Directors Jedd and Todd Wider know how to create suspense, even from an old news item that probably raised too few eyebrows at the time. The facts are these: unwilling to take her medication or receive any treatment for a mental illness she didn’t believe she had, Linda Bishop was discharged unconditionally from New Hampshire Hospital. To protect patient privacy, her family was not notified. With no support, no housing, and no access to money, Linda wandered until she chose an abandoned farm house in which to hole up. Over the brutal winter months, Linda slowly starved to death, mere feet away from help if she wanted it, without her sister or daughter ever being aware that she was missing.
Wider and Wider have used Bishop’s case to exemplify the broader problem of how mental illness is addressed both in medical and justice settings, but also take the time to ask intelligent questions regarding individual rights. Because Linda Bishop was in fact an individual: a mother, a sister, a gardener, a knitter, a reader. She died tragically, needlessly, but in life, when she was well, she was vibrant and engaging. Wider and Wider treat her with dignity, and are able to do so in large part because of detailed journal entries she left behind at the time of her death.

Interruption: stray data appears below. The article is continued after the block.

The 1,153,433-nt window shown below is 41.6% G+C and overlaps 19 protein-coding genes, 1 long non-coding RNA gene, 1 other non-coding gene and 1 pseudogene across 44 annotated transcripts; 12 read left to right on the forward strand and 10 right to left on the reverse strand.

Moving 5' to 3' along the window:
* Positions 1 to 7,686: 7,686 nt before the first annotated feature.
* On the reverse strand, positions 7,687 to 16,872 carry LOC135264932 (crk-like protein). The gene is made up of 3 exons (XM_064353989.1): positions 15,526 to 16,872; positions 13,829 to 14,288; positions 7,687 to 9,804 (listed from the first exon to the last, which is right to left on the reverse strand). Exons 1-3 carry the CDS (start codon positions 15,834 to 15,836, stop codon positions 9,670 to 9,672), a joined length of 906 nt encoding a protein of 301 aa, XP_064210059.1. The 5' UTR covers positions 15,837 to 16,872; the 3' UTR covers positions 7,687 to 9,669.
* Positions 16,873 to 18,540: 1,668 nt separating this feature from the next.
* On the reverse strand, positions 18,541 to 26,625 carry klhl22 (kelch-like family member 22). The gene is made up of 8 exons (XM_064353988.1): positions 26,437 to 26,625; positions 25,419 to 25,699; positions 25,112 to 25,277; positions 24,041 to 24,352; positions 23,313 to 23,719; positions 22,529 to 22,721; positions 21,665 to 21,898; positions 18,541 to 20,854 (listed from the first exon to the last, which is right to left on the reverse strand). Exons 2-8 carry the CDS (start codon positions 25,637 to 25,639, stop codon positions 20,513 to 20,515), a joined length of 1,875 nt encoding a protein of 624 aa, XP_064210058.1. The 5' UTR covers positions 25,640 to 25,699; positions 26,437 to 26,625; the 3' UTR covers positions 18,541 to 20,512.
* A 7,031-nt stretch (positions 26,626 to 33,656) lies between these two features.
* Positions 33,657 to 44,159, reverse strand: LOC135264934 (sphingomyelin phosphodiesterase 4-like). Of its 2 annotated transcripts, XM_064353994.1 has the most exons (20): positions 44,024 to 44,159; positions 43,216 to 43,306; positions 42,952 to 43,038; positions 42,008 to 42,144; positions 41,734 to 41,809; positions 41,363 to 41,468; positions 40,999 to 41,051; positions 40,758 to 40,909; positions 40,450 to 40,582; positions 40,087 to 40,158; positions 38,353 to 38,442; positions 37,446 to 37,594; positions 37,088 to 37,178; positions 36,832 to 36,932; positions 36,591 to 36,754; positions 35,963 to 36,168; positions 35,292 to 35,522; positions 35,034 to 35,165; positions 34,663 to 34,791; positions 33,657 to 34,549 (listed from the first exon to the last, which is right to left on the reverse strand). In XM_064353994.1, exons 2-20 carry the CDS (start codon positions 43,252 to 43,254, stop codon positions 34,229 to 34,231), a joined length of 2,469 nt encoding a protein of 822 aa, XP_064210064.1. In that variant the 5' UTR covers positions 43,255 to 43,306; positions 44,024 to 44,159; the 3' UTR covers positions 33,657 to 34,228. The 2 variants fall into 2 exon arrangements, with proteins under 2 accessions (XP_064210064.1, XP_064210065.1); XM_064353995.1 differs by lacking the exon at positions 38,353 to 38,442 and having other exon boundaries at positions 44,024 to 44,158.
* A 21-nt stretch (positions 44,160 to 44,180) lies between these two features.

While interviews with her closest friends and family members are illuminating and home movie footage sheds insight on happier times, it is her own ghostly words that prove invaluable to uncovering the truth about what happened to her alone in that farmhouse. Did Linda intend to die? Did she give up hope? Did she wait for rescue? Question her choices? Acknowledge her disease?
While Lori Singer gives voice to Bishop’s words, Jedd and Todd Wider paint us a picture of what her last days would have looked like with truly stunning, poetical cinematography rare in a documentary. Hopelessness and beauty intermingle, making for some stirring if haunting images. Did I sometimes find it a little pretentious? Sure I did. But even an Asshole like me can admit and admire when a documentary is trying to elevate itself. Combined with her journal entries read aloud, these images make her story all the more personal. God Knows Where I Am is both an intimate portrait and a rousing call to action.
This movie was screened at the Hot Docs festival in Toronto; this review first appeared at Cinema Axis, home to many more excellent Hot Docs reviews.